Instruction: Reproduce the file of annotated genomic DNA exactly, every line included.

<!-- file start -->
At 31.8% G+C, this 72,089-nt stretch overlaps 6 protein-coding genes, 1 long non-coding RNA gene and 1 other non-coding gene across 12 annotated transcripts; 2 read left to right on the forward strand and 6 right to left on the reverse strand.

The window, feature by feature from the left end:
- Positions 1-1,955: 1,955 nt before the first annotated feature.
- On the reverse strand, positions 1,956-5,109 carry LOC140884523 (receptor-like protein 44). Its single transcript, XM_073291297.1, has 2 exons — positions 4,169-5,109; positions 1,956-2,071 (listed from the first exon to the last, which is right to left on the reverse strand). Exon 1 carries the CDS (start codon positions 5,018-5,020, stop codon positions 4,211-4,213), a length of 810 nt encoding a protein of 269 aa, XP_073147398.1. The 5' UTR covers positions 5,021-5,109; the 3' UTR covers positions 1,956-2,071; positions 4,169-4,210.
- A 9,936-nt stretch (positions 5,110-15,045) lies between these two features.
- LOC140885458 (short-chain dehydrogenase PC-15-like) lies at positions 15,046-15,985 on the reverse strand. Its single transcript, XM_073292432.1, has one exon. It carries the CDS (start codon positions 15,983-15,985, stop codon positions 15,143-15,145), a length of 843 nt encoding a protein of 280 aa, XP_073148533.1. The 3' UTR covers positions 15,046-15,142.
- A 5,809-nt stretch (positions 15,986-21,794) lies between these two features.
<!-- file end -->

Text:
At 31.8% G+C, this 72,089-nt stretch overlaps 6 protein-coding genes, 1 long non-coding RNA gene and 1 other non-coding gene across 12 annotated transcripts; 2 read left to right on the forward strand and 6 right to left on the reverse strand.

The window, feature by feature from the left end:
- Positions 1-1,955: 1,955 nt before the first annotated feature.
- On the reverse strand, positions 1,956-5,109 carry LOC140884523 (receptor-like protein 44). Its single transcript, XM_073291297.1, has 2 exons — positions 4,169-5,109; positions 1,956-2,071 (listed from the first exon to the last, which is right to left on the reverse strand). Exon 1 carries the CDS (start codon positions 5,018-5,020, stop codon positions 4,211-4,213), a length of 810 nt encoding a protein of 269 aa, XP_073147398.1. The 5' UTR covers positions 5,021-5,109; the 3' UTR covers positions 1,956-2,071; positions 4,169-4,210.
- A 9,936-nt stretch (positions 5,110-15,045) lies between these two features.
- LOC140885458 (short-chain dehydrogenase PC-15-like) lies at positions 15,046-15,985 on the reverse strand. Its single transcript, XM_073292432.1, has one exon. It carries the CDS (start codon positions 15,983-15,985, stop codon positions 15,143-15,145), a length of 843 nt encoding a protein of 280 aa, XP_073148533.1. The 3' UTR covers positions 15,046-15,142.
- A 5,809-nt stretch (positions 15,986-21,794) lies between these two features.